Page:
Now try to explain the cross again in 90 seconds – this time using Passover.

Judgement is coming to the whole world.  But there’s a way that judgement can pass over you.  Jesus died at Passover because He is our Passover Lamb sacrificed in our place.  Those who trust in Jesus are sheltering under His blood and they will be saved on the final day of wrath.


In verses 14-20 we learn about how the Israelites were to remember Passover.  Why do you think so much emphasis is given to remembering this act?

Because they’d forget!  And this is the event that defines them as a people.


How are the Israelites to commemorate the Passover night?  And how are they to commemorate the week after?

v14 – Passover is a festival to the LORD.  Take it off.  Prepare food. (v27 – explain it to your kids)
v17 – Feast of Unleavened Bread is a purge of yeast from Israelite houses.

Why all this aversion to yeast?  Hint: Look at v39

Their escape was in haste.  If you’ve got yeast you want to wait for your bread to rise.  You want to have a fancy feast in Egypt rather than to flee Egypt.


What does yeast represent in the Christian life?  Hint:  Look at 1 Corinthians 5:7-8

Yeast represents all the things that keep us in Egypt.  But Christ has been sacrificed, not so that we can live it up in Egypt.  He has been sacrificed so that we flee the darkness of our old lives and live wholly consecrated to Him.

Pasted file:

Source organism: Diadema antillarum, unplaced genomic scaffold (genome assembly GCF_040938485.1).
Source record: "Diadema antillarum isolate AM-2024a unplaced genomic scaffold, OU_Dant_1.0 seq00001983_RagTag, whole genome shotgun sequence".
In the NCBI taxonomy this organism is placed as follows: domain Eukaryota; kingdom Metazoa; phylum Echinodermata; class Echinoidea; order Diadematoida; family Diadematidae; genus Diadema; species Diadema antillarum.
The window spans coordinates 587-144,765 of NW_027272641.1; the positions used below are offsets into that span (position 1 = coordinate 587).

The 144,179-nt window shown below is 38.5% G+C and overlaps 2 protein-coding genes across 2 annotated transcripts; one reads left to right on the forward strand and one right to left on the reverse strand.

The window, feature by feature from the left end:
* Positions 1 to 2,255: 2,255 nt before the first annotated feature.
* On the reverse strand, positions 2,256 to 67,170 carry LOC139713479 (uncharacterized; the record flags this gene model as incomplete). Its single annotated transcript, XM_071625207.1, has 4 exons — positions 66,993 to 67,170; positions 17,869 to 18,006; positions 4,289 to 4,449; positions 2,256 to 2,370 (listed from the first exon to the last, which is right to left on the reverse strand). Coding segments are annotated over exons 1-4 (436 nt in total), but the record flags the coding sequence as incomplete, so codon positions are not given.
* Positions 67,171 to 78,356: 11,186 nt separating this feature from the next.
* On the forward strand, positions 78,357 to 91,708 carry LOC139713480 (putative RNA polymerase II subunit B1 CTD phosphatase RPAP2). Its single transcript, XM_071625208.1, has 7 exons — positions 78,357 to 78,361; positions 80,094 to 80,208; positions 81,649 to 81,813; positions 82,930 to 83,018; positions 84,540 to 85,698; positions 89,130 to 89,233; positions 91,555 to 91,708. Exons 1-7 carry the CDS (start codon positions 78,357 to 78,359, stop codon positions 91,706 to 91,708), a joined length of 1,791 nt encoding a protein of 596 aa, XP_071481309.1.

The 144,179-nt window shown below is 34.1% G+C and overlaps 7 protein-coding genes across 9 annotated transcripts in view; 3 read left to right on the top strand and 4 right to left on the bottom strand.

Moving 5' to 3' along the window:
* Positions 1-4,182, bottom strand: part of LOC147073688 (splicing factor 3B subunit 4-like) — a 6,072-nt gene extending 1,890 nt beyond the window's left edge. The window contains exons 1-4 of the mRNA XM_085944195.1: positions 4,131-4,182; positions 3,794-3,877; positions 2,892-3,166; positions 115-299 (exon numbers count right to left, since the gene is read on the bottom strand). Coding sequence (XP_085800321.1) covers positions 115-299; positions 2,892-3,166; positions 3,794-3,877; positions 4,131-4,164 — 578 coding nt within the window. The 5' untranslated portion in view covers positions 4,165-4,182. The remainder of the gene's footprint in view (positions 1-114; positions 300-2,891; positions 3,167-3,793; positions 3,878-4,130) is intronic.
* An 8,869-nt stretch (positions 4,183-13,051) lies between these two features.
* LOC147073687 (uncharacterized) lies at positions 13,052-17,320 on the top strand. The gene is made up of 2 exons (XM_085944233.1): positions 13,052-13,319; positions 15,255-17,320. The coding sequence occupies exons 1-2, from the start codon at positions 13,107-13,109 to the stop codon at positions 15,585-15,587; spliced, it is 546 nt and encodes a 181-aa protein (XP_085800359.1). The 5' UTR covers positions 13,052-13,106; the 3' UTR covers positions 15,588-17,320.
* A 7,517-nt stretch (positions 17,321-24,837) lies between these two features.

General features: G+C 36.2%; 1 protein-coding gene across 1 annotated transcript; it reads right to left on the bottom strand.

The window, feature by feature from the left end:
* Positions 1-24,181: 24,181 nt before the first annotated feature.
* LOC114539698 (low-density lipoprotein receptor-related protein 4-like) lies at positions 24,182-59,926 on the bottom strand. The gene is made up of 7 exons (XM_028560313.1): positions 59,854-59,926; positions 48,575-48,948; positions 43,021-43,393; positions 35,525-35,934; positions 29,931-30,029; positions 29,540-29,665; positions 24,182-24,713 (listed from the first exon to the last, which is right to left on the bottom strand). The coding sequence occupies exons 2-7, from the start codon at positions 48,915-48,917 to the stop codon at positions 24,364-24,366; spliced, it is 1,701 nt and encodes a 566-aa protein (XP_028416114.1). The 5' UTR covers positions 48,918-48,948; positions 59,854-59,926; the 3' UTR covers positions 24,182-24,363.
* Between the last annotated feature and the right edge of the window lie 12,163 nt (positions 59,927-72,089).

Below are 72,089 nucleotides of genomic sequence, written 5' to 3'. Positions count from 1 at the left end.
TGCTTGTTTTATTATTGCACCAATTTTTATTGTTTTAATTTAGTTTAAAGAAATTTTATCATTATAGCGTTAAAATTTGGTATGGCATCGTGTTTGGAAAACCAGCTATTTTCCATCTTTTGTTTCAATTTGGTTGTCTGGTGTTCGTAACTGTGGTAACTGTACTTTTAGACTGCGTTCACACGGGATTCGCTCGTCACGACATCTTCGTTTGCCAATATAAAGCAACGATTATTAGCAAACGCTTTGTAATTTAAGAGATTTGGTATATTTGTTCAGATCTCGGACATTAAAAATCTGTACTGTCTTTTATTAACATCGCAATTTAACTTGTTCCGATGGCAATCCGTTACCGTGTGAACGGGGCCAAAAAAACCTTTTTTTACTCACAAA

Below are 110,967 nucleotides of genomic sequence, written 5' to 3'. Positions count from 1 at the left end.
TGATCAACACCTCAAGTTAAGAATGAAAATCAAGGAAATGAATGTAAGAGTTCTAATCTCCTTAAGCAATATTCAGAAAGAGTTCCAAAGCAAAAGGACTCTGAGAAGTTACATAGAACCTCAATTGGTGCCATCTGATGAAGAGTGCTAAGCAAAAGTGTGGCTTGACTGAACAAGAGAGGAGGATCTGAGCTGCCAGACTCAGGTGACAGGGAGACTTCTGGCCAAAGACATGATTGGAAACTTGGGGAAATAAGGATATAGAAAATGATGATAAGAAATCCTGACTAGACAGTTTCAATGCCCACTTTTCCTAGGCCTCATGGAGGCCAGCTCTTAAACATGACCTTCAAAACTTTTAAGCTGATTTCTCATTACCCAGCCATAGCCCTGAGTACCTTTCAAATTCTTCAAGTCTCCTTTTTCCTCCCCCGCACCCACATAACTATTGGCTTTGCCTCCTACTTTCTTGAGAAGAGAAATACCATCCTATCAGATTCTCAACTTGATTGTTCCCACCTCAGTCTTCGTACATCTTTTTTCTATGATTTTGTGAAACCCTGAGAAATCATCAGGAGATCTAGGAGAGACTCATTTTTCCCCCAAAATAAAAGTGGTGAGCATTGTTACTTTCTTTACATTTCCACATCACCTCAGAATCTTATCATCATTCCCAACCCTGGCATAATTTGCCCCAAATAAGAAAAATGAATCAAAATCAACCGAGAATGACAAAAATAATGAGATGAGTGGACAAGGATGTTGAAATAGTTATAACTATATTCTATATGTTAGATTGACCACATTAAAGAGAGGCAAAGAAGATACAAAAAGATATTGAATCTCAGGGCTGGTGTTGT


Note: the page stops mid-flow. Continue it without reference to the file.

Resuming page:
Christians don’t celebrate Passover.  What do we do to remember our own Exodus?  How does tonight’s study inform how we celebrate it?

“Do this in remembrance of me” (Luke 22:19)  We celebrate the Lord’s Supper – but just like with Passover, it’s communal, it’s accompanied by words of explanation (v27), it celebrates the death of the lamb and it strengthens us to flee the old life.



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  3. p160


    Jesus said two things on the cross: “I thirst,” & “It is finished.”

    When Jesus said, “I thirst,” he was given wine. “A bowl of sour wine stood there; so they put a sponge full of the vinegar on hyssop and held it to his mouth.” (John 19:29)

    After drinking from the fruit of the vine, he said, “It is finished.”


    The Passover sacrifice is finished. Jesus drank from the fourth & final cup of the Passover, the Cup of Consummation, and in His drinking, the Passover is finished.

    The lamb has been slain. The sacrifice has been consummated.

    Jesus is the Passover lamb. He is the Passover sacrifice. He is the perfect, spotless unblemished, lamb, no bones are broken.

    He is the ultimate sacrifice for sin. His blood, the blood of the Lamb of God, is the blood of the New Covenant, reconciling man to God. The gates of heaven are reopened. Eternal life is now available for all!

    Undoing the sin of Adam. Jesus willingly suffered & died, laying down his life for his bride, the Church. Adam, fearing death, refused to lay down his life for his bride.

    Jesus undid in the Garden of Gethsemane, what Adam did in the Garden of Eden. His blood is the blood of the new covenant. He fulfills the promises of Isaiah’s suffering servant, the servant king messiah.

    In the Eucharist we “zecher”, or make present, the Passover sacrifice of Jesus at the Mass. We re-present Jesus as the Sacrifice, this time in an unbloody manner.

    The law of Moses prescribed that the Passover lamb must be consumed in its entirety. We, too, at our sacrifice, the Holy Sacrifice of the Mass, must consume the Lamb.

    Jesus, God made man, comes to us body, blood, soul & divinity, in the Eucharist, giving us the grace we need to pick up our cross & follow in Him. Lamb of God, who takes away the sin of the world, have mercy on us!